In the case of The Software Incubator Ltd v Computer Associates UK Ltd, the Court of Justice of the EU has recently held that, for the purposes of the Commercial Agents Directive (Council Directive 86/653/EEC), a “sale of goods” can include the supply of software by electronic means (in addition to the supply of software on a tangible medium), under a perpetual licence.

This judgment was in response to a reference from the UK Supreme Court on the interpretation of the Commercial Agents (Council Directive) Regulations 1993 (the Commercial Agents Regs), which implement the Commercial Agents Directive in the UK.

In this case Computer Associates UK Ltd (CA) had appointed The Software Incubator Ltd (TSI) as an agent to sell their application release automation software. This software was primarily provided to CA’s customers electronically without using any tangible media.  CA terminated the agency agreement, and TSI claimed compensation and commission on post-termination sales under the Commercial Agents Regs. In order for the Commercial Agents Regs to be applicable, TSI argued that the “sale of goods” as used in the Commercial Agents Regs included software supplied to customers electronically.

The court at first instance agreed with TSI, and awarded compensation and commission on post-termination sales under the Commercial Agents Regs. On appeal by CA, the Court of Appeal disagreed with the first instance court.

The Court of Appeal pointed to the distinction (considered by some to be illogical) which has been made in English law for a number of years between the supply of software on a tangible medium (such as a CD or DVD) which has been capable of falling within the definition of “goods” (primarily for the purposes of the UK Sale of Goods Act 1979), and the supply of software by electronic means, which has fallen outside of that definition. Further appeal by TSI led to this reference by the UK Supreme Court to the CJEU.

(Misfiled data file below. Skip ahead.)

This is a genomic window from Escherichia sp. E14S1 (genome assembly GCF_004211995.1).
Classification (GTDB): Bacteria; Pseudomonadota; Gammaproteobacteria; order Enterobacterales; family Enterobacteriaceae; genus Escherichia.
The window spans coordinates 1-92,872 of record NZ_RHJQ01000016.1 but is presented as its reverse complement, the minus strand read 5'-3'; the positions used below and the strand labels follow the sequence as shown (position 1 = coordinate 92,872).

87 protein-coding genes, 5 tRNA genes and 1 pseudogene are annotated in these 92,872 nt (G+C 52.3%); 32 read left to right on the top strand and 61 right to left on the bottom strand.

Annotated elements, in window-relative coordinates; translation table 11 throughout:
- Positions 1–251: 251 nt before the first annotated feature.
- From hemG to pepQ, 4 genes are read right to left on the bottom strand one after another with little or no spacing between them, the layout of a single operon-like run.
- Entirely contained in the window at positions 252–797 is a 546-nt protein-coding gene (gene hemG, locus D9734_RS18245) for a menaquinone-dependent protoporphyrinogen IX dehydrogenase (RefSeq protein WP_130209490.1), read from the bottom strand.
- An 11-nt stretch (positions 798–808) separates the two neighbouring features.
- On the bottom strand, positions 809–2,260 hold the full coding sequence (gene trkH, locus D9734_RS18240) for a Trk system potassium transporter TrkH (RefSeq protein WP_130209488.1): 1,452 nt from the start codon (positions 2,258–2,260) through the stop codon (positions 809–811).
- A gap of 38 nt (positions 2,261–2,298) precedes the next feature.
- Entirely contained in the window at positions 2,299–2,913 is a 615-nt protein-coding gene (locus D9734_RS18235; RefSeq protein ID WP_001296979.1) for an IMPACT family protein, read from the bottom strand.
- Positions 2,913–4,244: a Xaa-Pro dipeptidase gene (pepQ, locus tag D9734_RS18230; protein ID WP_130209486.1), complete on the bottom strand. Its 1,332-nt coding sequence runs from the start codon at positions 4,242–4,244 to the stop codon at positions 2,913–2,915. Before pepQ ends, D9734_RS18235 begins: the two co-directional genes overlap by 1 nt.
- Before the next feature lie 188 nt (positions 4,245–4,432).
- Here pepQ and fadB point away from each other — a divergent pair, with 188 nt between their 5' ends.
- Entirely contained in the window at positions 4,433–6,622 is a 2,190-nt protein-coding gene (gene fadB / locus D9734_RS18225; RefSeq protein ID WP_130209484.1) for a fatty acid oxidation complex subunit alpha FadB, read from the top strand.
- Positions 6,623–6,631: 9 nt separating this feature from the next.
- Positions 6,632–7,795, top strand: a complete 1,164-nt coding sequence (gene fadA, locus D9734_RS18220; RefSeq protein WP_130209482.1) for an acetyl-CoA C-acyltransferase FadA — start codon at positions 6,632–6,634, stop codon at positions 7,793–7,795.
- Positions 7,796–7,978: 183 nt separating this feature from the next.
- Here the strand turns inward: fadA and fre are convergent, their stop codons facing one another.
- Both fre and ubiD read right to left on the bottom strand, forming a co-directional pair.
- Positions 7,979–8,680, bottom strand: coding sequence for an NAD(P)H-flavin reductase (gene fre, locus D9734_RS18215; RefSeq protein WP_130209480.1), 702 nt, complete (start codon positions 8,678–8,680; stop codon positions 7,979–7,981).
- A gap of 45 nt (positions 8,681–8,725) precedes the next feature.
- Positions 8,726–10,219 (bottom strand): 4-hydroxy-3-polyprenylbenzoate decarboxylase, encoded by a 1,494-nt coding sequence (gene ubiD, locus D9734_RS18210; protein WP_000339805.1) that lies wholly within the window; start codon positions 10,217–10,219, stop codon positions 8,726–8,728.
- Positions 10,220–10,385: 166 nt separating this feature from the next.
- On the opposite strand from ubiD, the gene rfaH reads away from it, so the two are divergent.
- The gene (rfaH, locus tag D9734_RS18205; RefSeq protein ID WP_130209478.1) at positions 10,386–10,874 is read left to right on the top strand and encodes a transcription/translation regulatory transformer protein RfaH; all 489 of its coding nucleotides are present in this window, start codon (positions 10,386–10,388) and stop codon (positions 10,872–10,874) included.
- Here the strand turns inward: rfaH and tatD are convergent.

This judgement by the CJEU now gives a clear outcome for the purposes of the Commercial Agents Regs, but the impact on English law more broadly remains to be seen. The Court of Appeal in this case was clear that a broader change to the status quo in the B2B context (particularly for the Sale of Goods Act) should be a matter for parliament and not for judicial legislation, and we expect that the Supreme Court will take a similar view.

In the B2C context, the UK Consumer Rights Act 2015 (implementing the EU Consumer Rights Directive 2011/83/EU (CRD)) clearly makes a distinction between goods (defined as tangible moveable items) and digital content (data which are produced and supplied in digital form), giving broadly similar protections to the latter. The recitals to the CRD support the tangible/intangible distinction, with software supplied on a tangible medium to be “goods” for the purposes of the CRD and via an electronic medium to be “digital content”.

The main impact of this judgement will be on businesses which use commercial agency arrangements to sell perpetual licences to software provided via electronic means, which may have assumed that Commercial Agency Regs do not apply to those arrangements. Those businesses will need to be aware of the effect of the Commercial Agents Regs on areas such as: (i) the remuneration of the agent; (ii) the termination notice period; and (iii) compensation of the agent on termination of the agency arrangement (which can include commission on post-termination sales).

However, the more general move in the IT industry towards the monetisation of software products through subscription-based services (such as Microsoft Office 365), and provision of software “as a service”, means that the “sale” of software by way of perpetual licence may in any event be waning.

 Many thanks to Amelia Tai for her research assistance in preparing this post.